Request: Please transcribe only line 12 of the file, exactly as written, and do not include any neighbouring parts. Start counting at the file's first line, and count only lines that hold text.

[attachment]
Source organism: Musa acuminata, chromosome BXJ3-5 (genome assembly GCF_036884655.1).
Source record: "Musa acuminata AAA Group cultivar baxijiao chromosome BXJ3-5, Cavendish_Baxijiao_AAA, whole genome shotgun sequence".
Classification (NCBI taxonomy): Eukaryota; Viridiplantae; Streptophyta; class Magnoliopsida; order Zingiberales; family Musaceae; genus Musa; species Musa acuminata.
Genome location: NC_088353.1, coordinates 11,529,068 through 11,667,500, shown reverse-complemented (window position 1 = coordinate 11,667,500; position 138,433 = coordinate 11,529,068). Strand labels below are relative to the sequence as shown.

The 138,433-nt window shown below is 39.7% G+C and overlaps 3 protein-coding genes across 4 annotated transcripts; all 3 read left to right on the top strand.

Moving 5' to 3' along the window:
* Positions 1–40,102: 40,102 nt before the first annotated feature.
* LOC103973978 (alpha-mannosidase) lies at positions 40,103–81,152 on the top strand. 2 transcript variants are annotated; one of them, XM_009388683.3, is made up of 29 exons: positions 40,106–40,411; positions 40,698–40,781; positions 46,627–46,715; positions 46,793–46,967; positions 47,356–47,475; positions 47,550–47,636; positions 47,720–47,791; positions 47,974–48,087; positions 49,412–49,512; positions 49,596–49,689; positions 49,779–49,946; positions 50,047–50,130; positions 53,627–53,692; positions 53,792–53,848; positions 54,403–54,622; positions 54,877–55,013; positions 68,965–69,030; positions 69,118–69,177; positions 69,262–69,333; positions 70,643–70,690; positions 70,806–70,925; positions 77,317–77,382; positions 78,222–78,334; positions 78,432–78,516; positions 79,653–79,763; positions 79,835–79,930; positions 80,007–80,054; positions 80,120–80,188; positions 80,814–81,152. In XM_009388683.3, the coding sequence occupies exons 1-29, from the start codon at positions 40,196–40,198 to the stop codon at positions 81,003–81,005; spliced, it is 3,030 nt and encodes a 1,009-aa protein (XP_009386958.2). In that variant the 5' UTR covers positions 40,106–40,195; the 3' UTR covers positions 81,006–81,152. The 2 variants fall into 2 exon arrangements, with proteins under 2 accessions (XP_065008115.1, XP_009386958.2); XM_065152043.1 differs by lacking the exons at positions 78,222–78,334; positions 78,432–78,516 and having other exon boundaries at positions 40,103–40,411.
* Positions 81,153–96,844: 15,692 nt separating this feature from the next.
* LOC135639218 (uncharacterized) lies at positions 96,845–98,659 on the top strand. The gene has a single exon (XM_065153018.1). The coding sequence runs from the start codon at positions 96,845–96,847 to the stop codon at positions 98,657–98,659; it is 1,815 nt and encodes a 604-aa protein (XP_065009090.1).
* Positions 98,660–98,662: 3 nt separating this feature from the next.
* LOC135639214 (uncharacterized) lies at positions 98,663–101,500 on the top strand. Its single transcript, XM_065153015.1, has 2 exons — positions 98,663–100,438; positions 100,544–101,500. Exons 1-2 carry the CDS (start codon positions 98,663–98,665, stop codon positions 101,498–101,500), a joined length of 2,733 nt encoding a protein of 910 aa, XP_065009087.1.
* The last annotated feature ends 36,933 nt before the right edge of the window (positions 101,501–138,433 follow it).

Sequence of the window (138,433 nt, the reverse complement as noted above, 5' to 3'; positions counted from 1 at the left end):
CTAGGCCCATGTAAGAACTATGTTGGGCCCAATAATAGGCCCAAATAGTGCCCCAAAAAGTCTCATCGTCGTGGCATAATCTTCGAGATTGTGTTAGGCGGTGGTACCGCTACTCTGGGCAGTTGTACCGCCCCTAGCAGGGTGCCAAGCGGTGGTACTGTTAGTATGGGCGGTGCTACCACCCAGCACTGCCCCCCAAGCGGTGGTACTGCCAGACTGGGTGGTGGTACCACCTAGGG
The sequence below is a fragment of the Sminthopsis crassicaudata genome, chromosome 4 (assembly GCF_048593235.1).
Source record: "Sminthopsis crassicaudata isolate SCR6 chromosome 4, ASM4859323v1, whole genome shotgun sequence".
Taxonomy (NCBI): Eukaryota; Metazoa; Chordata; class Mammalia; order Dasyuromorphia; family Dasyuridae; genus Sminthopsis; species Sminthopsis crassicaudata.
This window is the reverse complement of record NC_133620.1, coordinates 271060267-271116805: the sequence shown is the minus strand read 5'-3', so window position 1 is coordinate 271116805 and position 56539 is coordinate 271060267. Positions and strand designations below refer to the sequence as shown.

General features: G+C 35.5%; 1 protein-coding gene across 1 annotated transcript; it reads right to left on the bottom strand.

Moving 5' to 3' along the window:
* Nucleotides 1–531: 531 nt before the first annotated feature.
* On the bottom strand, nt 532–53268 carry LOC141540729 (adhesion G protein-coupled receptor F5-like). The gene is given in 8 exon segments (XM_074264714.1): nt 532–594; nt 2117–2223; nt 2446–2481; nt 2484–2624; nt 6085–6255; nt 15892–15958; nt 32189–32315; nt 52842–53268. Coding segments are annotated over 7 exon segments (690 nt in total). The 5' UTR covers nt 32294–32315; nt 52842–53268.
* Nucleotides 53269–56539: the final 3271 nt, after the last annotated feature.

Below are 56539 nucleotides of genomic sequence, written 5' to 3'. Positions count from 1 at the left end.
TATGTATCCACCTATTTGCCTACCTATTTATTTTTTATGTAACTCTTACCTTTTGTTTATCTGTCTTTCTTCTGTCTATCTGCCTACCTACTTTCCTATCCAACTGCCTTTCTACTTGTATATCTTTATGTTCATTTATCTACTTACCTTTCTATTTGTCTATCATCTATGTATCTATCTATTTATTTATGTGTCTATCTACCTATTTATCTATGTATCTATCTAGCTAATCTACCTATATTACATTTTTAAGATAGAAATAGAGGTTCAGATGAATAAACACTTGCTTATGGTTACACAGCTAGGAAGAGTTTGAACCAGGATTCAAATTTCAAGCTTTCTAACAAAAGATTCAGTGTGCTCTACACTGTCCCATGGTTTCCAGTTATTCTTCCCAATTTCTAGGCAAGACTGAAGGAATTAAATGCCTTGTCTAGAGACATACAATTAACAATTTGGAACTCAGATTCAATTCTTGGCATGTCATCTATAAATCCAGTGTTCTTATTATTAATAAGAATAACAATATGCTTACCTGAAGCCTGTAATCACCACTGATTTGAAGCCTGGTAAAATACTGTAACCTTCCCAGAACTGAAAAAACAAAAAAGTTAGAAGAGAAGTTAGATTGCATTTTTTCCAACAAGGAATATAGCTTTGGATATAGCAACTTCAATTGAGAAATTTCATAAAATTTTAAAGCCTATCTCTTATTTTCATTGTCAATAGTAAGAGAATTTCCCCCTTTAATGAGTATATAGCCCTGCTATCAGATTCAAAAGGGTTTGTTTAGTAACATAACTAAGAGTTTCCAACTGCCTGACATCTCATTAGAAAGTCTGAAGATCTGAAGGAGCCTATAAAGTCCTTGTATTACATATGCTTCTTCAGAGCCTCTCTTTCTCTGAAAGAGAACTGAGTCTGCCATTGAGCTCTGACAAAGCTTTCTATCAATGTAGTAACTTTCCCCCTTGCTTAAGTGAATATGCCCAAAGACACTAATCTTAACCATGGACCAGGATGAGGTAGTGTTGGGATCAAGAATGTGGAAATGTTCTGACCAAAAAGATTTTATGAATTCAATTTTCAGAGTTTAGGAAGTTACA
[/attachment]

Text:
* LOC135639214 (uncharacterized) lies at positions 98,663–101,500 on the top strand. Its single transcript, XM_065153015.1, has 2 exons — positions 98,663–100,438; positions 100,544–101,500. Exons 1-2 carry the CDS (start codon positions 98,663–98,665, stop codon positions 101,498–101,500), a joined length of 2,733 nt encoding a protein of 910 aa, XP_065009087.1.